He adds that using a soil excavator for recycling can burn up to 18 litres per hour, compared to a material handler which will burn about six or seven litres per hour. At Ecowaste, they were initially intent on bringing in two material handlers and one excavator, but ended up going the opposite way based on the quick availability of one of the excavators and various circumstances.

"To feed our HAAS wood line, we went with a lightly used 926 excavator, and changed out the bucket for a waste sorting grab. The 926 is unique because it has a cab that rises up to about four metres off the ground," explains Dietrich. He says that while the machine is heavier, less stable and maneuverable on their site, and consumes more fuel than a material handler would, it was available quickly, and because of the rising cab especially, was a good choice for their needs. 

He adds that there is a bit of a story behind their R 926 LC excavator. With its unique, customized cab riser, this particular excavator was brought over from France for a customer in South Carolina who wanted to dig dirt and be able to look into the trucks as they were loading. "But what they found, after they tried it a few times was that the operators just didn't feel all that stable, digging dirt, being four metres off the ground in the cab," explains Dietrich. The machine was sitting in South Carolina, and was scheduled for return to Europe, at which point their Liebherr Canada representative in Vancouver proposed it might be a fit for Ecowaste.
"He said we could get a good deal on it, or it was going back to France, so we put a grab on it and we brought it out here and it's working perfectly for us. As an excavator, it probably weighs too much and burns too much fuel, but with the extended cab we can look into our shredder while we're shredding wood. It gives us a really good idea on what's going into the shredding chamber."

The road ahead

At this point, besides his goal of bringing in another material handler to work alongside their LH model at the transfer station or on their wood line in Richmond, the new machine Dietrich is most looking forward to next is a telehandler.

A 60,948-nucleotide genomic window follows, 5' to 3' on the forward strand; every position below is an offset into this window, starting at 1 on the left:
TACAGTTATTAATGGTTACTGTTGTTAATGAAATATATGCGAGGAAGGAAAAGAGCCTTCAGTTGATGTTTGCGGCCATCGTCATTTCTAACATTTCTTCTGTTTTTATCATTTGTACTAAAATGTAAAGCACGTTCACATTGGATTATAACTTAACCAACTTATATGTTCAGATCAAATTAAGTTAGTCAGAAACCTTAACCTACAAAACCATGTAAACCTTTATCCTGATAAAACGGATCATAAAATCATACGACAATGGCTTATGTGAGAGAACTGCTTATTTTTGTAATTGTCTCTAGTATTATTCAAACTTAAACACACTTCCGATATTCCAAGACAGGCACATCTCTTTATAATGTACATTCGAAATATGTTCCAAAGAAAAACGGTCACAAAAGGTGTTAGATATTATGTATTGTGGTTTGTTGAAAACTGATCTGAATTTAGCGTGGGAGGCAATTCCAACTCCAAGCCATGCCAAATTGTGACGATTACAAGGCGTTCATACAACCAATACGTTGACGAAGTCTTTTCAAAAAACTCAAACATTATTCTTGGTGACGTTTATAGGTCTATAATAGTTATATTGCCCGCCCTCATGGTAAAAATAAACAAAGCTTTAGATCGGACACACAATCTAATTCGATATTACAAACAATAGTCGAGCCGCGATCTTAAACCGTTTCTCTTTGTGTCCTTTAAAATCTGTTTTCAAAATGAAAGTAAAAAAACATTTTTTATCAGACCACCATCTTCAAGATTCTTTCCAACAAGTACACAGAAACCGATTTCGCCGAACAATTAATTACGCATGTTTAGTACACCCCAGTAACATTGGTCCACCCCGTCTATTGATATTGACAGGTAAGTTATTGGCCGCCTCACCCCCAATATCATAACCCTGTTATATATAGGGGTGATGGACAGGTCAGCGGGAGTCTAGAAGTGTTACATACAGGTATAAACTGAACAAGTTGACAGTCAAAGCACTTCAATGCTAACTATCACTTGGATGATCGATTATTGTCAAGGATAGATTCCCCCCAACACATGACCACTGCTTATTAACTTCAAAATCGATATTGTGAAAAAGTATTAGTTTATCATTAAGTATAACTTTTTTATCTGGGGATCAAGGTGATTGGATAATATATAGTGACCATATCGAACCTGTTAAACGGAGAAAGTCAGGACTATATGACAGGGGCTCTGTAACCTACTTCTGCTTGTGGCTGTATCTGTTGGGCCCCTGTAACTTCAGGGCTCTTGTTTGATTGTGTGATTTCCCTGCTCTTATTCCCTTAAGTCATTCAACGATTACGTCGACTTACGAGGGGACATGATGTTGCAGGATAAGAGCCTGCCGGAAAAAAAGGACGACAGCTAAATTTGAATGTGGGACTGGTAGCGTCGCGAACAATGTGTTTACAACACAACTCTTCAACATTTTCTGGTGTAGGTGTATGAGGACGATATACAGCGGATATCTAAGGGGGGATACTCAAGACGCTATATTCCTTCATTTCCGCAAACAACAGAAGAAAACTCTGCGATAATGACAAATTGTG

"In 12 to 24 months, I'd like to get one," he says. "It would be used in our public drop-off area or our tipping areas where we're just pushing material around, and where pedestrian safety is really important, because you can see a lot better in those machines and they are more compact than with a wheel loader. It's just a smaller footprint. You get into areas that big loaders can't." He says that in Europe, community recycling depots use a lot of telehandlers with great success.

As it happens, Liebherr has just introduced their first telehandler models in North America, which they are targeting specifically at recycling and waste. This will allow Dietrich to stick with his goal of buying all his heavy equipment from one supplier. (See page 14 for details on Liebherr's new line of telehandlers.)

"If this kind of machine was available for us last year, I probably would have bought one instead of a second wheel loader because it ticks more of the boxes that are important to us: a lower price point, more pedestrian-safe and lower running costs."

"There's a lot of room for growth of material handlers and telehandlers for waste handling, outside of the scrap sector," concludes Dietrich. "I just had a call from another waste company, which asked if they can stop by our New West site to take a look at the LH 22. I think now that there's one in the area working in a waste application, there will be some interest." 

This article was originally published in the July/August 2020 edition of Recycling Product News, Volume 28, Number 5.